Overall, this feature seems to be really thoughtfully designed, which we definitely appreciate. However, some users have complained that it’s a little difficult to get in and out. 


    The De’Longhi EC702 has a stainless steel cup warmer, which is uncommon for entry level machines. So if you want to feel like a real home-barista, little touches like this definitely help. 

    In addition to the one and two shot filters and filter holder that we mentioned, a plastic tamper and measuring scoop are included. However, the demitasse cups (small cups used for espresso) are not. So scoot on over to this article to see what you should do about that.

    Frequently Asked Questions

    What’s a pressurized portafilter?

    As promised, we’re going to tell you what’s up with this pressurized portafilter business. 

    In a nutshell, pressurized portafilters keep the water in contact with your grounds for a longer period of time. They have an internal screen that filters the brew into a holding area with a small hole at the bottom. The existence of this holding area allows pressure to build and eventually the coffee is brewed into your cup.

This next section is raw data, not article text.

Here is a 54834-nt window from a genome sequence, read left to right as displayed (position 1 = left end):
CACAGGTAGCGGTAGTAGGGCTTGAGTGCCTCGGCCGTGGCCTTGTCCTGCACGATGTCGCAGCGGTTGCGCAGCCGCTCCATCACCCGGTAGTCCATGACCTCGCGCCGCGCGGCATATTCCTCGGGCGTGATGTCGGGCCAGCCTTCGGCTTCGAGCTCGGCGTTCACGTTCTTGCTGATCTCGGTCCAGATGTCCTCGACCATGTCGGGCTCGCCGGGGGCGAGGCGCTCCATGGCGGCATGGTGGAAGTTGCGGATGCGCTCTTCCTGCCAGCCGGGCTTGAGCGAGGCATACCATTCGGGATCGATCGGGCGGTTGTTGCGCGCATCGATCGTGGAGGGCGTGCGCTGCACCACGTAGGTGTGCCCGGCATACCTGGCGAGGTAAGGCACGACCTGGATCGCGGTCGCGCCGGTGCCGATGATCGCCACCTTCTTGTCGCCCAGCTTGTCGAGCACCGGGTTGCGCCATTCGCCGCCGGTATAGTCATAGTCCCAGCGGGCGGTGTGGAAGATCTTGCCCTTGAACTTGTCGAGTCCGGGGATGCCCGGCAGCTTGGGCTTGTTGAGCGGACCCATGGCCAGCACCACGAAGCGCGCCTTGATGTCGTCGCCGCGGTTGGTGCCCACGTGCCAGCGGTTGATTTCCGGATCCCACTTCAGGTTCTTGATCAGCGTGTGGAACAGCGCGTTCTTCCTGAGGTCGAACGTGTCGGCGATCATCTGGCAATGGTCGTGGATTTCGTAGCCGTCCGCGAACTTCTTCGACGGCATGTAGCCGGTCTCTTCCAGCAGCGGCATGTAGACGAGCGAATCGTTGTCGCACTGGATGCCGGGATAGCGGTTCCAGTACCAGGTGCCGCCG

What’s the result of that? Better tasting coffee for inconsistent grinds. Because there’s more contact time and a gradual pressure build in the holding area, this type of portafilter will be more forgiving for beginners.

    On the other hand, more technique and precision is required for a non-pressurized portafilter. However, the end result is an overall better shot than what you can achieve with an entry level machine with a pressurized filter. 

    How do you clean/descale it?

    To descale your machine you have two options: 

    First, many sellers will send a descaling solution or powder with the machine. Plus, the user manual will have a step by step similar to what we have below detailing how much to use. If this is the case, go ahead and use this solution first when you get the machine and then every 200 drinks.